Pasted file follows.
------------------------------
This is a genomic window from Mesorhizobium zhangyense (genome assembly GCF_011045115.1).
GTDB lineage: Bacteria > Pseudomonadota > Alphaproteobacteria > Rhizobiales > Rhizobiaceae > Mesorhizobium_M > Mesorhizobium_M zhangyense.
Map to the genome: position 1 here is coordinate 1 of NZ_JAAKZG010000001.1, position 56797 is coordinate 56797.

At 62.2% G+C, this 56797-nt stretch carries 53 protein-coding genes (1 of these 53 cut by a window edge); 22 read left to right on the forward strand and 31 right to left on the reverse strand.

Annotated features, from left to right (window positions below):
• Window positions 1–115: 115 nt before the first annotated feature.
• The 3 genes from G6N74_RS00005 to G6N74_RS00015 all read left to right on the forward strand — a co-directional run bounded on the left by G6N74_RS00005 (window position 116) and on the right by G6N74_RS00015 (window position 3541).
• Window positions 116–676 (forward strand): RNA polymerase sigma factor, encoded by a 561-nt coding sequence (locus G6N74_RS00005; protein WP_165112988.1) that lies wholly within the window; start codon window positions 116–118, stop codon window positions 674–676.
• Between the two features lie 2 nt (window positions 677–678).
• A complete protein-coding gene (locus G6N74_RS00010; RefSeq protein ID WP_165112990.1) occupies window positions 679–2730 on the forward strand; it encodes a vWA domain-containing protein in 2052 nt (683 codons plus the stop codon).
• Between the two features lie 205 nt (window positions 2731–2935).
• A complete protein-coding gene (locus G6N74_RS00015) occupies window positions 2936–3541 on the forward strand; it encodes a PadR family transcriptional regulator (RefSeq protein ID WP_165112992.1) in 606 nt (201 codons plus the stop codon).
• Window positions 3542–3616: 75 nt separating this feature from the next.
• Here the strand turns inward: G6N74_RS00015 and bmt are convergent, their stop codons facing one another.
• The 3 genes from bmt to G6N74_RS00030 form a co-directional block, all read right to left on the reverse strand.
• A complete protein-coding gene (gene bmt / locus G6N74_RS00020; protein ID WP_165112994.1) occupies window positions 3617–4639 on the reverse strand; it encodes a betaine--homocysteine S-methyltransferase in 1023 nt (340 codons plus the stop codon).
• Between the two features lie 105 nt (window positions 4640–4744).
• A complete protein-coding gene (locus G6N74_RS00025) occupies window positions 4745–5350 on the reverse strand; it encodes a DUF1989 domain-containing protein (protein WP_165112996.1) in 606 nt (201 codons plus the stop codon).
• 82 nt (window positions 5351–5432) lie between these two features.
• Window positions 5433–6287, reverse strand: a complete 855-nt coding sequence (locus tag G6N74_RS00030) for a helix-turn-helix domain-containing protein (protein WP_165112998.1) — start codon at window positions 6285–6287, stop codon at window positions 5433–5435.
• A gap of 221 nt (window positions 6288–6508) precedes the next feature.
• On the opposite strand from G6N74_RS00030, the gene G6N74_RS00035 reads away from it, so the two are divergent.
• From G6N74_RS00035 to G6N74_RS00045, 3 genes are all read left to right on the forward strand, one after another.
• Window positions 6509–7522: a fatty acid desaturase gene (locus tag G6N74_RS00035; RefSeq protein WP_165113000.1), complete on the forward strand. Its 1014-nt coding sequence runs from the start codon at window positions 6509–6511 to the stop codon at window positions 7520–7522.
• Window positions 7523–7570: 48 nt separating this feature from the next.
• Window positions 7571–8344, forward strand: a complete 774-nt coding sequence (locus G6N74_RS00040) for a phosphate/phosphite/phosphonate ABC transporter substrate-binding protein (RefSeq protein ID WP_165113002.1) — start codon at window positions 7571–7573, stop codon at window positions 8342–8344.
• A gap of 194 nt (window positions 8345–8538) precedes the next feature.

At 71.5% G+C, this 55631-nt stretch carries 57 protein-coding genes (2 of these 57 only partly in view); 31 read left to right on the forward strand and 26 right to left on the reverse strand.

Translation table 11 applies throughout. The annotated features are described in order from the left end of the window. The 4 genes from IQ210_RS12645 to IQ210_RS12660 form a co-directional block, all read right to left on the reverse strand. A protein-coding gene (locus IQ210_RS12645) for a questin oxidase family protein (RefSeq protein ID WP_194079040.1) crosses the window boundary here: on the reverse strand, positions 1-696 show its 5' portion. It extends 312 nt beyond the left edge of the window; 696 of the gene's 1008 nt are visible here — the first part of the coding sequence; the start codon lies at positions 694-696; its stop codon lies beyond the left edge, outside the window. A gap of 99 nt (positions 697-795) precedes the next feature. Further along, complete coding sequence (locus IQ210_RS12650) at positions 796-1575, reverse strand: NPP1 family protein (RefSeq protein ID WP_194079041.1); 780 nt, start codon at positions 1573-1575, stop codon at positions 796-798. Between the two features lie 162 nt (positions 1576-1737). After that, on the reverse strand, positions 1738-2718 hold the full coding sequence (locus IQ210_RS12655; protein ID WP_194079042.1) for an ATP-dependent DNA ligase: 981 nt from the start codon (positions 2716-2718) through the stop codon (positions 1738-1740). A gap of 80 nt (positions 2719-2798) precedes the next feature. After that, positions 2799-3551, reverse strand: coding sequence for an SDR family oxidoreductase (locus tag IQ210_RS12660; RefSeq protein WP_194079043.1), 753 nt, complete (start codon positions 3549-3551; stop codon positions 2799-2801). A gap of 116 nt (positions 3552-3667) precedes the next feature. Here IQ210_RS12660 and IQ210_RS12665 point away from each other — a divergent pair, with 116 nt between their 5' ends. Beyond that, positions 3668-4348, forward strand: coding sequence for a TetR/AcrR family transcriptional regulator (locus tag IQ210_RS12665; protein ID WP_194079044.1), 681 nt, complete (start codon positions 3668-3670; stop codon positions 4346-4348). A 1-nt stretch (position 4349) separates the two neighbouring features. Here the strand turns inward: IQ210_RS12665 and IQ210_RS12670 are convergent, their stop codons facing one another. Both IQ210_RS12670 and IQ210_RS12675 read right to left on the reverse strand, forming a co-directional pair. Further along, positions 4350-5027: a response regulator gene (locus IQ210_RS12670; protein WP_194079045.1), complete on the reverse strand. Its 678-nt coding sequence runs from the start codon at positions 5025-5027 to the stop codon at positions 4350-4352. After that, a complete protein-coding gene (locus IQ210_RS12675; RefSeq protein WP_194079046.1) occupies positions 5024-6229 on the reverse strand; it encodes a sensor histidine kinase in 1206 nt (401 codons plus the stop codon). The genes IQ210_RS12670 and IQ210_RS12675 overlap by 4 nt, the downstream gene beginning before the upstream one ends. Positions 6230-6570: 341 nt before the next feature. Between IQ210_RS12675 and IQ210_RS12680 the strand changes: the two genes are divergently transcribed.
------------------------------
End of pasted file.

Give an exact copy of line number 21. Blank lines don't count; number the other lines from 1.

• A gap of 221 nt (window positions 6288–6508) precedes the next feature.